“I wish I could wash the kimchi before putting it in my mouth.” says Alexey (Department of Electrical Engineering ‘08). “It is tasty but way too spicy for me.” He leaves to refill his glass of water.
It is not easy to live in a foreign country for an extended period of time but the greatest difficulties are often faced in the beginning. This problem is particularly acute for those who come to pursue full-time studies at SNU and not just as exchange students. Staying at one place for a long time requires a totally different set of adaptations as opposed to staying for one semester – which is more like a form of educational tourism. For students staying for just a semester, the problems are usually circumvented by Lonely Planet or by the company of Korean friends but for those who intend to stay longer, assuming the role of a tourist is a luxury that they cannot afford. Today the world seems all too familiar with the Western way of life; however, for many people, the Orient continues to be a mystery. People often have expectations very much removed from reality and it is only after they have arrived here, that they become aware of the actual situation on the ground. As a result of which the culture shock arising from migration from East to West is far less than the opposite case.
Till a few months back, finding information in English was a difficult task indeed. In a large number of restaurants and coffee shops, many foreigners observe that the only English word on the menu is the word “Menu” itself! One of the most pressing problems is the complicated procedure for getting a phone connection. The number of lectures offered in English is also often inadequate to cover all the areas of interest. But things are improving. Announcements in shuttle bus are made both in Korean and in English. The mailing service from Global Information Center, highlighting the main events of the week, is helpful in keeping foreign students informed. With time hopefully, the usage of English will become more widespread.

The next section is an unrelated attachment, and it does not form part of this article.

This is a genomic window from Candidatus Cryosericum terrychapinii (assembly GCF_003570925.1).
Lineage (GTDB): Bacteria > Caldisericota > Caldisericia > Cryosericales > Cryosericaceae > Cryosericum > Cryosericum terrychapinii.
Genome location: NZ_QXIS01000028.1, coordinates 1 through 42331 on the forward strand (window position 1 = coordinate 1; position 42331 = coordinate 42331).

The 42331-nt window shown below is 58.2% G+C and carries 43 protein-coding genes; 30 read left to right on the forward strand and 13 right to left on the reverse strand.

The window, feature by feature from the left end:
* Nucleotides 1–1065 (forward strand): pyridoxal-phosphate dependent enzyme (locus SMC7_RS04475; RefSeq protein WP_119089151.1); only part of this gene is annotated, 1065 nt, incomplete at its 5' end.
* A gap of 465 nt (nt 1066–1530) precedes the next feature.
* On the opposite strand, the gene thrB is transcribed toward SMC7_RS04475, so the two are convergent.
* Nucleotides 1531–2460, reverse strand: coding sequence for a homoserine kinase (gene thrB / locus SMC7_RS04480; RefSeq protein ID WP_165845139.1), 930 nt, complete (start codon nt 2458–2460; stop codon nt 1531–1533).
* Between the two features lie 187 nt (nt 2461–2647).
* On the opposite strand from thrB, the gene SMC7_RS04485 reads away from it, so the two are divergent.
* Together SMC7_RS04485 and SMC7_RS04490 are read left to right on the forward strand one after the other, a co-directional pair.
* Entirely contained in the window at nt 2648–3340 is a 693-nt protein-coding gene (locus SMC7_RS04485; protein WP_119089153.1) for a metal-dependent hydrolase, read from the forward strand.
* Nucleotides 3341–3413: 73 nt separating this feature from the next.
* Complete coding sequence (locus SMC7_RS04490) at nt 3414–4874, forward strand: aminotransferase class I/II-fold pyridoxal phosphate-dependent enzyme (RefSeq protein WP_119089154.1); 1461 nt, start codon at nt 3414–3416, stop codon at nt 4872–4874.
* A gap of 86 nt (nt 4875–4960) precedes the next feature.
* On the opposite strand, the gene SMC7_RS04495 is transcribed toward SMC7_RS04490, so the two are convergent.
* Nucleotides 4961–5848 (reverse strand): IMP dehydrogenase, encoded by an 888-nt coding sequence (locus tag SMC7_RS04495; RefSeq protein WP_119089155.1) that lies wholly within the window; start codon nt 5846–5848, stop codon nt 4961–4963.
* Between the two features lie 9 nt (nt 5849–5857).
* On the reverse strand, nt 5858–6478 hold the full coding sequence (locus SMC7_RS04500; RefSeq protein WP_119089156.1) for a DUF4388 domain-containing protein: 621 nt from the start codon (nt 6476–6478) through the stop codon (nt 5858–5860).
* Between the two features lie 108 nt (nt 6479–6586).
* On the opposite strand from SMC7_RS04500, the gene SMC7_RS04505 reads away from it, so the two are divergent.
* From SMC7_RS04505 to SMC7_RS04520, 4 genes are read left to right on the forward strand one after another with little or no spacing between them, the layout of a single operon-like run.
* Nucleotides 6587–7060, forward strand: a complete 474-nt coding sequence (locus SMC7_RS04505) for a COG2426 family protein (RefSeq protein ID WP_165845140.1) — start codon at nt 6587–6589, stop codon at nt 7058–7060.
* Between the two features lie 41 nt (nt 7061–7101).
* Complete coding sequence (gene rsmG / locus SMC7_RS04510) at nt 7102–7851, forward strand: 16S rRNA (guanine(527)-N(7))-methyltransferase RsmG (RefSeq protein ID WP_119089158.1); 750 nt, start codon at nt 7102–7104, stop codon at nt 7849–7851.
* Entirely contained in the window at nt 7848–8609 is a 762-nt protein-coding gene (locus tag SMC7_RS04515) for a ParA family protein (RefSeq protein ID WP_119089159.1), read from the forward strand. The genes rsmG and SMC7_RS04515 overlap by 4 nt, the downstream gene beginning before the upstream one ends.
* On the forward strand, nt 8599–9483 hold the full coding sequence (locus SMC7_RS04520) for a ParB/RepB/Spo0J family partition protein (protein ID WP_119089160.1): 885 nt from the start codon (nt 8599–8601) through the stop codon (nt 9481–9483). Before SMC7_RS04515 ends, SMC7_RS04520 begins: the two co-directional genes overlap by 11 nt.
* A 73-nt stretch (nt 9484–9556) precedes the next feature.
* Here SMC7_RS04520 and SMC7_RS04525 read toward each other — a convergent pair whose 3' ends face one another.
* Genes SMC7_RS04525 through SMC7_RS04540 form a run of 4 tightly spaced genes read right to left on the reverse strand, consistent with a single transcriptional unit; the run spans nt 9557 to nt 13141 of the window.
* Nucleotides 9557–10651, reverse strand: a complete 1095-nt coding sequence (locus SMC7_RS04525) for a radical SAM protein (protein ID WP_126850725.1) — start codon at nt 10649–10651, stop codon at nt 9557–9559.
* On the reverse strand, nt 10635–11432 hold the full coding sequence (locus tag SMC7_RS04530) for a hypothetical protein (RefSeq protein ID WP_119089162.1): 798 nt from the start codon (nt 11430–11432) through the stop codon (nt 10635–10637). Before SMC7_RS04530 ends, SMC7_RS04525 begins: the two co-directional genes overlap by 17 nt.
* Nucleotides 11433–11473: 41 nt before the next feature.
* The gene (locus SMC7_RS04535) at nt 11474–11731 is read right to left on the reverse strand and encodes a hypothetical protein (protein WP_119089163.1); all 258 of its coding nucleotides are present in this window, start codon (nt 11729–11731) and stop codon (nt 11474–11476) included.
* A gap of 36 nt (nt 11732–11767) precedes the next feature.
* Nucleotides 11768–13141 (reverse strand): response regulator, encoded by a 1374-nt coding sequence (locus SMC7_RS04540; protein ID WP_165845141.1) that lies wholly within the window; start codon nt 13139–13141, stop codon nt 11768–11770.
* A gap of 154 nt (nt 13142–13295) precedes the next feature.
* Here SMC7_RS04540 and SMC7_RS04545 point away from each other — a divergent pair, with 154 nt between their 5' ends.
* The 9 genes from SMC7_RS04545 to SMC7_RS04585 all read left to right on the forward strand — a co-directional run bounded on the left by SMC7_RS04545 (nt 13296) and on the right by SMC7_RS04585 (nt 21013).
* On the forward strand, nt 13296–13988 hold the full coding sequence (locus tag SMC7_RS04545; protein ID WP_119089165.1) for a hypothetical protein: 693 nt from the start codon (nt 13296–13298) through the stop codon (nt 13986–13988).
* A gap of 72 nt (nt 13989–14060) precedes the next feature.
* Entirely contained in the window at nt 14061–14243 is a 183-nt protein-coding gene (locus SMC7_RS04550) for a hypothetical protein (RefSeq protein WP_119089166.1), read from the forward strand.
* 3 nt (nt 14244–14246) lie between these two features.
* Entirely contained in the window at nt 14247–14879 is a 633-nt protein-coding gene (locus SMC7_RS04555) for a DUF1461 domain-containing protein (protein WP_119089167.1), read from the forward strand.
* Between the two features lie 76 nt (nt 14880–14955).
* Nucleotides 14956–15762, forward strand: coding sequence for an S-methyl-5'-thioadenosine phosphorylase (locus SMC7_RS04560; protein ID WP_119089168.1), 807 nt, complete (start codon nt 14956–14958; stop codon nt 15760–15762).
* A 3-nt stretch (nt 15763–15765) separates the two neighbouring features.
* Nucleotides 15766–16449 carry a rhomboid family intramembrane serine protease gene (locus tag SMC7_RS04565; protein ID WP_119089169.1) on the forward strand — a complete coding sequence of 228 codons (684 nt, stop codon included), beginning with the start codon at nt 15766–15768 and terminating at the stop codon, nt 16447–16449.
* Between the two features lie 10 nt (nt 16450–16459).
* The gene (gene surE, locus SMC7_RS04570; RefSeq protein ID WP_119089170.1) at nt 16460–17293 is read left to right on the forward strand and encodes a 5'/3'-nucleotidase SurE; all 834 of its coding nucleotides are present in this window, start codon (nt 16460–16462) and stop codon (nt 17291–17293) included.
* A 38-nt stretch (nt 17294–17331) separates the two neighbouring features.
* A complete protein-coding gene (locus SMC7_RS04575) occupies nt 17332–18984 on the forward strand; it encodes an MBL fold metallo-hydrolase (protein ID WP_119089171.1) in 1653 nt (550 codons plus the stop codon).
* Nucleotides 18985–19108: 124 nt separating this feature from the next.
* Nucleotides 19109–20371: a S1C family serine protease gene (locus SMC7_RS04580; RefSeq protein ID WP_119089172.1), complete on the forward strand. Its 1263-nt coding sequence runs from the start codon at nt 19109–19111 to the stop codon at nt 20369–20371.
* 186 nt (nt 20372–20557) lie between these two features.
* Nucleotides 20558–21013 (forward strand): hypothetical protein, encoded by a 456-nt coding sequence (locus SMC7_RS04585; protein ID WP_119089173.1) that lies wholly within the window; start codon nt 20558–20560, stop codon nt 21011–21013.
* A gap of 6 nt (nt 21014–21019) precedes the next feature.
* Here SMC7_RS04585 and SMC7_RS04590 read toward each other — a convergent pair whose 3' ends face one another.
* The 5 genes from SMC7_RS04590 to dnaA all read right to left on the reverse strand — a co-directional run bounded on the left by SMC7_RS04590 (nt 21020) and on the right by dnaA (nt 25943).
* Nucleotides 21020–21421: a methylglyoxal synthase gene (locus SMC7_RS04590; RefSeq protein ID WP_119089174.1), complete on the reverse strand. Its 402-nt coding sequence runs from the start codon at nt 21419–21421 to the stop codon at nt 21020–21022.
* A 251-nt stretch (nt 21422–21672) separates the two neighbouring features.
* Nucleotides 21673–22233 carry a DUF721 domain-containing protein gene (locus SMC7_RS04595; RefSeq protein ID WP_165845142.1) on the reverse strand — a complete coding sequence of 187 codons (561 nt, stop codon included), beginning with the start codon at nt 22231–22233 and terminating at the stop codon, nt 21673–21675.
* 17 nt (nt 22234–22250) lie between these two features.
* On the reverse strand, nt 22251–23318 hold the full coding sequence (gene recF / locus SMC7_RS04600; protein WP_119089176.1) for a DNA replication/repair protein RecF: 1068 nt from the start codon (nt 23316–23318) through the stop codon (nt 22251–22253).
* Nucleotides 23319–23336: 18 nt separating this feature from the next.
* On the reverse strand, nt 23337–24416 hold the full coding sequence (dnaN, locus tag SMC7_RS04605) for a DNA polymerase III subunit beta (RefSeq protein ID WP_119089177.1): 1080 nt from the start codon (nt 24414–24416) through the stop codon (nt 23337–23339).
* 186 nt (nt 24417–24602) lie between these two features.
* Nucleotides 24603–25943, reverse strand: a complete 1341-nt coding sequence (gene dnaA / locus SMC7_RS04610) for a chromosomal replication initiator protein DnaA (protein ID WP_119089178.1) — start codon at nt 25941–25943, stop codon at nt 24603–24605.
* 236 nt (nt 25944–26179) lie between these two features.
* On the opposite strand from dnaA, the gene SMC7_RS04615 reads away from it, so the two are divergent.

To a foreigner, Korean cuisine can be summarized in just a single word – kimchi. However, this is just the tip of the iceberg. Korean cuisine involves a large number of other dishes which are a bit spicy for some but nonetheless very interesting and delicious. For people new to Korea, it is an experience that most of them would cherish but for people who wish to stay for an extended period, things cease to be exotic after sometime. Making Korean food a part of one’s daily life can be a difficult task. The World Line in the Dormitory cafeteria is a welcome effort in easing the transition.
But of all the problems, the most appalling is the invisible curtain that separates Koreans and foreigners. Koreans often stare at foreigners with wide-eyed wonder but any effort to strike up a conversation is almost always thwarted by – what many people describe as a mild panic! It is interesting to note that Koreans form the largest active student group in the USA (according to the data published by the US government in July 2008), comfortably ahead of India and China. At the same time a large number of Koreans travel abroad - either for work or tourism. The number stands at more than 12 million. Among the Korean tourists travelling overseas, it was found that the most important reasons for travel included – places of interest, adventure and the urge to explore something different. However, a thing like the language barrier doesn’t even feature in the top 10 reasons. These findings and the reality encountered in Korea is almost paradoxical.
In the end, I have just one request to the Korean reader. A foreigner living in Korea is having a hard time getting used to a new country, often lonely and very eager to know you. If you are inquisitive about a foreigner, go ahead and strike a conversation – don’t be daunted by any barrier (of the mind or the language). Very often, lasting and fruitful friendships start out of chance encounters. Go forward and break the ice - you will not regret it!
written by : Subhojit Chakladar